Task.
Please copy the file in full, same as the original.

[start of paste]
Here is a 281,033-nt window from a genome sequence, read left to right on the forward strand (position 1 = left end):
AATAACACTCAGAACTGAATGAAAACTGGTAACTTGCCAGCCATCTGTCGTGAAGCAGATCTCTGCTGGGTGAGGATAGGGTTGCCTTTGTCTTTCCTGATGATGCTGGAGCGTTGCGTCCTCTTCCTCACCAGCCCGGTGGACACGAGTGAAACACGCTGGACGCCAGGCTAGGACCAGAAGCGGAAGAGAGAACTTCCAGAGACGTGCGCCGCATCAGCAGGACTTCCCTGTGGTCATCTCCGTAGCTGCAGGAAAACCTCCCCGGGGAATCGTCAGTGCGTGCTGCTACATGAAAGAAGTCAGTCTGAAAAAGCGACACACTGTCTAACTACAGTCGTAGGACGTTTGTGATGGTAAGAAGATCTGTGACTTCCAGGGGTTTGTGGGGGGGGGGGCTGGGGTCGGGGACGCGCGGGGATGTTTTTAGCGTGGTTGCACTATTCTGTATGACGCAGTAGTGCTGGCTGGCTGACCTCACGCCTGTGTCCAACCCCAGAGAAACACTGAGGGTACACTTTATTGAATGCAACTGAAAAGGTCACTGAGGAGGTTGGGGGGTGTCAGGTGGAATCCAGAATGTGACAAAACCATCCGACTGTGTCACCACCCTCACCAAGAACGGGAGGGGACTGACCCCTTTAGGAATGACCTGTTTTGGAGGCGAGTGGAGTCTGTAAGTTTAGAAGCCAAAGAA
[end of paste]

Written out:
Here is a 281,033-nt window from a genome sequence, read left to right on the forward strand (position 1 = left end):
AATAACACTCAGAACTGAATGAAAACTGGTAACTTGCCAGCCATCTGTCGTGAAGCAGATCTCTGCTGGGTGAGGATAGGGTTGCCTTTGTCTTTCCTGATGATGCTGGAGCGTTGCGTCCTCTTCCTCACCAGCCCGGTGGACACGAGTGAAACACGCTGGACGCCAGGCTAGGACCAGAAGCGGAAGAGAGAACTTCCAGAGACGTGCGCCGCATCAGCAGGACTTCCCTGTGGTCATCTCCGTAGCTGCAGGAAAACCTCCCCGGGGAATCGTCAGTGCGTGCTGCTACATGAAAGAAGTCAGTCTGAAAAAGCGACACACTGTCTAACTACAGTCGTAGGACGTTTGTGATGGTAAGAAGATCTGTGACTTCCAGGGGTTTGTGGGGGGGGGGGCTGGGGTCGGGGACGCGCGGGGATGTTTTTAGCGTGGTTGCACTATTCTGTATGACGCAGTAGTGCTGGCTGGCTGACCTCACGCCTGTGTCCAACCCCAGAGAAACACTGAGGGTACACTTTATTGAATGCAACTGAAAAGGTCACTGAGGAGGTTGGGGGGTGTCAGGTGGAATCCAGAATGTGACAAAACCATCCGACTGTGTCACCACCCTCACCAAGAACGGGAGGGGACTGACCCCTTTAGGAATGACCTGTTTTGGAGGCGAGTGGAGTCTGTAAGTTTAGAAGCCAAAGAA